“Yes,” Sylvere answered at last. He paused, thinking about the final piece of information from his wife. Then he said in French: “The connection is bad. I’ll call you back as soon as I can.” He hung up. In fact, the connection was not bad. Sylvere looked out the window. Now a dreary landscape of warehouses, large trucks, and heavy machinery was visible. Sylvere closed his eyes and leaned his head back against the seat, breathing deeply through his nose and attempting to calm his nerves. But he was anxious, he admitted to himself. His homeland was entering into another crisis. His only son was moving away. He had to rescue Claudette quickly.
Suddenly, an image of his first child, Isabelle, who died at the age of four 45 years previously, entered his mind.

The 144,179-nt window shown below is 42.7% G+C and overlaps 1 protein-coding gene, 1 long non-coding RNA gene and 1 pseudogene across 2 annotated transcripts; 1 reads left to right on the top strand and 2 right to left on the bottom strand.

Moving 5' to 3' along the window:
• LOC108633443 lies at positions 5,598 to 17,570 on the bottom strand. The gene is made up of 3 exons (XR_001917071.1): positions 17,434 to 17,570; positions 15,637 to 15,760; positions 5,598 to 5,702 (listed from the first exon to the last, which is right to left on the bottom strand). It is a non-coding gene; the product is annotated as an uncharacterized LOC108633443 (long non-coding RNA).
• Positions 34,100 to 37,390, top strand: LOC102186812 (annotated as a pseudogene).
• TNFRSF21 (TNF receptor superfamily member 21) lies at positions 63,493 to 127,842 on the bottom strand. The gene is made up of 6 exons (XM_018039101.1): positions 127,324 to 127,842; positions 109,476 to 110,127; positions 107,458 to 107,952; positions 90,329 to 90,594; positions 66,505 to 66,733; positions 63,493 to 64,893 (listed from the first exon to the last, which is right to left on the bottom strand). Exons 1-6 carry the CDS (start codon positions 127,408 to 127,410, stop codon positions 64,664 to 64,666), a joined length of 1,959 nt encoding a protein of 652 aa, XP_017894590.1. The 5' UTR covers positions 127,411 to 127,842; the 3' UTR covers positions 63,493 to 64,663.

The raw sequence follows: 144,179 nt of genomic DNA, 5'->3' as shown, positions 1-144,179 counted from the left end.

Sylvere forced his eyes open, an image of the back of the seat in front of him appearing before his eyes. He could feel the train slowing steadily. A voice in French came over the public-address system announcing the train’s arrival in Paris. Sylvere looked at his watch. It was 11:13. The train ride from Combs-la-Ville to Paris had taken 38 minutes. A thought occurred to him; he looked up toward the front of the car. Serge was gone.
But Sylvere already was visualizing the final leg of his journey, a walk from the train station at Châtelet–Les Halles to the offices of Le Carrefour on Rue Montmartre. The walk would be short, about half a mile in distance. He would have plenty of time, almost one hour. But something could go wrong, he thought, preventing him from reaching his destination. His heart started pounding in his chest again.
Through the window Sylvere saw the approach of the train into the massive shopping and transit center of Châtelet–Les Halles. When the train came to a halt next to a platform, Sylvere rose quickly from his seat, put his phone in the pocket of his red windbreaker, and rushed down the narrow staircase to the platform outside. His mind, at that moment, was in a state of turmoil.